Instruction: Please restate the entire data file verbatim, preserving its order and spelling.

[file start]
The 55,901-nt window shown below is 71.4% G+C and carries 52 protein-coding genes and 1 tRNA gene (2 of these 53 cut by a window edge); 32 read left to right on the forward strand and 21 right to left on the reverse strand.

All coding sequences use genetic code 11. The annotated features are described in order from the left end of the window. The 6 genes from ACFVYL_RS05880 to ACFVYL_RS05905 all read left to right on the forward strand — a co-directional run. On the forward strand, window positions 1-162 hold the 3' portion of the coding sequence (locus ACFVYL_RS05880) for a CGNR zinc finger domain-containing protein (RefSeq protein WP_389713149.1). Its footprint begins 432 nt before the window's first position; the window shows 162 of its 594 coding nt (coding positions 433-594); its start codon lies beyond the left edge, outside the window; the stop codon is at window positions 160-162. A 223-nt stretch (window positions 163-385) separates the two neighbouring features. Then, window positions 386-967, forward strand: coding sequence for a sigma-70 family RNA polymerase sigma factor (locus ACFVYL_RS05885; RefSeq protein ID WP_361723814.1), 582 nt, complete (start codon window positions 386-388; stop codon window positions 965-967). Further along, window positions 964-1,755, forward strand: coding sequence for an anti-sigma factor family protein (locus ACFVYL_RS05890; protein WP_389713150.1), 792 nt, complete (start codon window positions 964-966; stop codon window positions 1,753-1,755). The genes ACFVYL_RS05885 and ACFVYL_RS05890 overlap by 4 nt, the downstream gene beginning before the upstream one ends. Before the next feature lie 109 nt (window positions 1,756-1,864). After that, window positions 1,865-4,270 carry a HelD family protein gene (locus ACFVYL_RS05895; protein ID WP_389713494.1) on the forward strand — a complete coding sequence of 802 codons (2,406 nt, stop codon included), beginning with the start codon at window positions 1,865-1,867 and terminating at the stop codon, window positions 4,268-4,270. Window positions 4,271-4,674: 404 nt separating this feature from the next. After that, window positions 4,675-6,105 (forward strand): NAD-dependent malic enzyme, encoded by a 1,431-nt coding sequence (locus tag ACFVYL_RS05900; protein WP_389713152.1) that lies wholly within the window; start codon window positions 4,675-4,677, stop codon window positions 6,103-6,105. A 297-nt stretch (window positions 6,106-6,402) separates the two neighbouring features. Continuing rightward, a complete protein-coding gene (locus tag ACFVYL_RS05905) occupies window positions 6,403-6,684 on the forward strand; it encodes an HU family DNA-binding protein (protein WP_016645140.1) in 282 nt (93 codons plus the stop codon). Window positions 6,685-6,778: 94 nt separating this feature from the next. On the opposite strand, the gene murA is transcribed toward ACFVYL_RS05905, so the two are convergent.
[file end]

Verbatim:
The 55,901-nt window shown below is 71.4% G+C and carries 52 protein-coding genes and 1 tRNA gene (2 of these 53 cut by a window edge); 32 read left to right on the forward strand and 21 right to left on the reverse strand.

All coding sequences use genetic code 11. The annotated features are described in order from the left end of the window. The 6 genes from ACFVYL_RS05880 to ACFVYL_RS05905 all read left to right on the forward strand — a co-directional run. On the forward strand, window positions 1-162 hold the 3' portion of the coding sequence (locus ACFVYL_RS05880) for a CGNR zinc finger domain-containing protein (RefSeq protein WP_389713149.1). Its footprint begins 432 nt before the window's first position; the window shows 162 of its 594 coding nt (coding positions 433-594); its start codon lies beyond the left edge, outside the window; the stop codon is at window positions 160-162. A 223-nt stretch (window positions 163-385) separates the two neighbouring features. Then, window positions 386-967, forward strand: coding sequence for a sigma-70 family RNA polymerase sigma factor (locus ACFVYL_RS05885; RefSeq protein ID WP_361723814.1), 582 nt, complete (start codon window positions 386-388; stop codon window positions 965-967). Further along, window positions 964-1,755, forward strand: coding sequence for an anti-sigma factor family protein (locus ACFVYL_RS05890; protein WP_389713150.1), 792 nt, complete (start codon window positions 964-966; stop codon window positions 1,753-1,755). The genes ACFVYL_RS05885 and ACFVYL_RS05890 overlap by 4 nt, the downstream gene beginning before the upstream one ends. Before the next feature lie 109 nt (window positions 1,756-1,864). After that, window positions 1,865-4,270 carry a HelD family protein gene (locus ACFVYL_RS05895; protein ID WP_389713494.1) on the forward strand — a complete coding sequence of 802 codons (2,406 nt, stop codon included), beginning with the start codon at window positions 1,865-1,867 and terminating at the stop codon, window positions 4,268-4,270. Window positions 4,271-4,674: 404 nt separating this feature from the next. After that, window positions 4,675-6,105 (forward strand): NAD-dependent malic enzyme, encoded by a 1,431-nt coding sequence (locus tag ACFVYL_RS05900; protein WP_389713152.1) that lies wholly within the window; start codon window positions 4,675-4,677, stop codon window positions 6,103-6,105. A 297-nt stretch (window positions 6,106-6,402) separates the two neighbouring features. Continuing rightward, a complete protein-coding gene (locus tag ACFVYL_RS05905) occupies window positions 6,403-6,684 on the forward strand; it encodes an HU family DNA-binding protein (protein WP_016645140.1) in 282 nt (93 codons plus the stop codon). Window positions 6,685-6,778: 94 nt separating this feature from the next. On the opposite strand, the gene murA is transcribed toward ACFVYL_RS05905, so the two are convergent.